Keeping humanity at the center of teaching; human-centricity as a guiding principle in technological evolution and remote learning tools

Streamed Session Blended

Brief Abstract

Millions of us choose – or have to choose – to learn from someone physically distant. But as all of our interactions become increasingly rooted in remote digital experiences, what are we actually losing besides the proximity of other people? What are the risks of this loss and are they avoidable?

Extended Abstract

Living, working, and teaching in the Remote Age

Digitization is another step in the evolution of technology that accompanies human history. It’s characterized by the replacement of traditional tools, processes, or content with digital facsimiles – digital copies meant to be the closest possible representation of the original. The rise of the internet in the digital age has given birth to a new era: the Remote Age. The pace and scope of change in this Age is greater than in any previous epoch. Yet while we’ve allowed our personal interactions, our interests, and our work to change so substantially, why are we resistant when it comes to schools? Why doesn’t the percentage of students learning remotely keep pace with the corresponding trend in the workplace?

The answer to the above question lies in the inherent human-centricity of the teaching process. By definition, teaching involves an active transferrance between at least two people. And whether we’re consciously aware of it or not, that transferrance is more effective when those people are close to each other. Ask any teacher about the importance of body language or of eye contact – both as an inherent part of their craft and as a feedback loop from their pupils. You’ll invariably receive the same response: it’s fundamental to successfully sharing knowledge or stimulating thought. It’s fundamental to teaching. Add to this the well-known social aspects of learning in a group and the significance of human proximity becomes even clearer.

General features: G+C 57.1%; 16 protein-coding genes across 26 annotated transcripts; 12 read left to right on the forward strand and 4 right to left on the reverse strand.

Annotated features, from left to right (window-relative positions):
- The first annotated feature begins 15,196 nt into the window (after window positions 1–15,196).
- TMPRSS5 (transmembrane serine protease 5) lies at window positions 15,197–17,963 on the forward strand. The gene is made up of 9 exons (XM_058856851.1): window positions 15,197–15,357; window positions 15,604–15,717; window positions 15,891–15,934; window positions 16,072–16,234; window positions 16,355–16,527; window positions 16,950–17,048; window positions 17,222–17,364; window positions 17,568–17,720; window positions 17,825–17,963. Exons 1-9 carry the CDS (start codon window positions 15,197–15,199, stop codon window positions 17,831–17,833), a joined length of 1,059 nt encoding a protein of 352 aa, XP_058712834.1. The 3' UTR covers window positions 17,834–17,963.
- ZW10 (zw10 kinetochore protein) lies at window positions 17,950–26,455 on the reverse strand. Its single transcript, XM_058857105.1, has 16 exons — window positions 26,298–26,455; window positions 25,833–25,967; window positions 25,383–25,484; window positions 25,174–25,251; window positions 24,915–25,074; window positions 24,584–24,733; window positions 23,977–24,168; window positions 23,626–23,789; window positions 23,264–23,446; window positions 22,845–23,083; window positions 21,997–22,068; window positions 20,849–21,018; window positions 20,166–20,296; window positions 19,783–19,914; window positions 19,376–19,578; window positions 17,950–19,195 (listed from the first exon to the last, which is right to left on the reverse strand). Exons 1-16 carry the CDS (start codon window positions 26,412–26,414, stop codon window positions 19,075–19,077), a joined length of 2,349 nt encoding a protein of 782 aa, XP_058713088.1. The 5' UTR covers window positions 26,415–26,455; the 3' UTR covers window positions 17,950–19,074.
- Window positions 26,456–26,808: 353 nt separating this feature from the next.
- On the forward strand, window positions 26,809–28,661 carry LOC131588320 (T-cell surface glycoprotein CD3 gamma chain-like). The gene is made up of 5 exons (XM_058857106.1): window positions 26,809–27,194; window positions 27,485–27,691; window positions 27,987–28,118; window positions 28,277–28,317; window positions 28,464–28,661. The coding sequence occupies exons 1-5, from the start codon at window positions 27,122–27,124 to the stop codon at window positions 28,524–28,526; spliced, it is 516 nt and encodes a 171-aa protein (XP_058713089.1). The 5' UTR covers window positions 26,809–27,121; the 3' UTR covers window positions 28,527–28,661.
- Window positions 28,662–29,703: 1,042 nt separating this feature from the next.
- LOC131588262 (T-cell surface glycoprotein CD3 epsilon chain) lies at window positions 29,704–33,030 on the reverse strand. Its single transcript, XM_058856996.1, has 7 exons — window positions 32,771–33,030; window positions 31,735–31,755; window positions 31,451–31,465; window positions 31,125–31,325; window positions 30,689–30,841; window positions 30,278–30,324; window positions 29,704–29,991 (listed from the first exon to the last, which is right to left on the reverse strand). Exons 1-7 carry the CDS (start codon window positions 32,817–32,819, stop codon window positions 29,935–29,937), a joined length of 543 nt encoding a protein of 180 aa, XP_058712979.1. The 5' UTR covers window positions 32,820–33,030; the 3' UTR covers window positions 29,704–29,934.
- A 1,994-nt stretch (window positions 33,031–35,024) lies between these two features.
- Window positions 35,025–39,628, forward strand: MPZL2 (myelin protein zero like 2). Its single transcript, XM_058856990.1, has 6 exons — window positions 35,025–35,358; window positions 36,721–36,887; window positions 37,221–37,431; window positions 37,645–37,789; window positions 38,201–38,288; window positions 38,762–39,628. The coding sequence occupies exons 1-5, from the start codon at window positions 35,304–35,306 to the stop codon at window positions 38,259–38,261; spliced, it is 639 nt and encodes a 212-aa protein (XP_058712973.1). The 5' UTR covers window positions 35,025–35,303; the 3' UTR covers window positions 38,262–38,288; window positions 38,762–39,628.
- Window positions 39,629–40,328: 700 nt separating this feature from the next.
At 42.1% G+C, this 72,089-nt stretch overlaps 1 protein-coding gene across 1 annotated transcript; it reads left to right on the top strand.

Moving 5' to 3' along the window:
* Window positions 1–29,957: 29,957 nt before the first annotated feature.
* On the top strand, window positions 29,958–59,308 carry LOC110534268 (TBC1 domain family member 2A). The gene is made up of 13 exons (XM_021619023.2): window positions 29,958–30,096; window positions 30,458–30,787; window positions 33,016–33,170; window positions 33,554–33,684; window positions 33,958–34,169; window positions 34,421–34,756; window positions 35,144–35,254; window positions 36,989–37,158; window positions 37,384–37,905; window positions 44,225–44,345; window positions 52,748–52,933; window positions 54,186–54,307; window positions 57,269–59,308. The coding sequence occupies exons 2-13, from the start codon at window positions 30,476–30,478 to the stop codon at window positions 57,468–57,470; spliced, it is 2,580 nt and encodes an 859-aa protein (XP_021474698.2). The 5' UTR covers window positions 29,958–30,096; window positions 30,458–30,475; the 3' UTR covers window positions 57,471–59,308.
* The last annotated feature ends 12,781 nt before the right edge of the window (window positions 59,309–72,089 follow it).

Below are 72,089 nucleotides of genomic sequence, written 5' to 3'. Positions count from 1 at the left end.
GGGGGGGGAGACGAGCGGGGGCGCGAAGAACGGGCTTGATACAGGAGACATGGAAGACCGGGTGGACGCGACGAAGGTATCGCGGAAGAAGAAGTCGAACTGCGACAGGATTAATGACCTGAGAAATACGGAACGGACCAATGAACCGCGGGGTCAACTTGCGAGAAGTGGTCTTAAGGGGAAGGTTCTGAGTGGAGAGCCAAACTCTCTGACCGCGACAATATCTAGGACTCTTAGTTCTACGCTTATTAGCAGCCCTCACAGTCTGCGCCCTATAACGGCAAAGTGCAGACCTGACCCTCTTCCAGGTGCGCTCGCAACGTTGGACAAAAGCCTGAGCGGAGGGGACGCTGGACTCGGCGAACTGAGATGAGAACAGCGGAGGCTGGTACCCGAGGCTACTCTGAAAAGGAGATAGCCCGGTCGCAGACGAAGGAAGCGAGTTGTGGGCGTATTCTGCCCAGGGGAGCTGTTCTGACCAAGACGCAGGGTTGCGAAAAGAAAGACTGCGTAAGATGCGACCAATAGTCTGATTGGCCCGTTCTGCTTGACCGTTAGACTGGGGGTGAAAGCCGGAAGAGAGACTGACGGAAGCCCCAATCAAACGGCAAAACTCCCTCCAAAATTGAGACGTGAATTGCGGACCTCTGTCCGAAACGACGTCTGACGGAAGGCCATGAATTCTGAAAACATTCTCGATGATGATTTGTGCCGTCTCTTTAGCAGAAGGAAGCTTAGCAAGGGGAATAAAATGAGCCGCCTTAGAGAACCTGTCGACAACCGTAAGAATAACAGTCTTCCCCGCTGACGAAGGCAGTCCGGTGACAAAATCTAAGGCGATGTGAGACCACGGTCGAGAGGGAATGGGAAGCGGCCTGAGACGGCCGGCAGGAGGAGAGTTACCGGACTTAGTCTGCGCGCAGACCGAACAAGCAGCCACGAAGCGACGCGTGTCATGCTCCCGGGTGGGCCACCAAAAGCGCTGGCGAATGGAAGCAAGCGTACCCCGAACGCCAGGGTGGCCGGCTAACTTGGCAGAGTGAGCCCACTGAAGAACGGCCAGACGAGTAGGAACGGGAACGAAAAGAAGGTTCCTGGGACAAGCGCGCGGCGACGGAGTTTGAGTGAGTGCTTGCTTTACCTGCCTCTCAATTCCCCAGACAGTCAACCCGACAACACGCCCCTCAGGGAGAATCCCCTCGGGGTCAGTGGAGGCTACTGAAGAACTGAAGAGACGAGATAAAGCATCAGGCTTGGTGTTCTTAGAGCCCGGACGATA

The necessity of remote learning

Why would anyone want to disrupt something so fundamental? Why would someone deliberately choose to put distance between themselves and their educator?  The answer almost always revolves around some form of necessity. In some cases, it may be that similar learning opportunities are not afforded locally, or within one’s economic reach. Sometimes there are specific obstacles keeping us from attending school in person – both locally (e.g., water issues) or globally (e.g., pandemic). Very rarely do we choose distance learning on a whim or because we think the distance itself is actually a benefit. So if remote learning is chosen out of necessity or strong personal preference, what’s the big deal about human-centricity? Is it still important?

Impact of dehumanization in education

Unfortunately, we have plenty of information to answer this question. During the COVID19 pandemic and in the resulting lockdowns, much of the world unwittingly participated in history’s largest study concerning the dehumanization of education. The results were clear: removing human-centricity from an inherently human-to-human interaction undermines its effectiveness and, indeed, introduces new risks. 

During the pandemic, many schools switched abruptly to remote learning, replacing a human-rich experience with a predominantly digital one. Students, separated from peers and teachers, were relegated to looking at files and applications on screens. Small talking heads beside those files were often the only remnant of humanity left in the learning experience.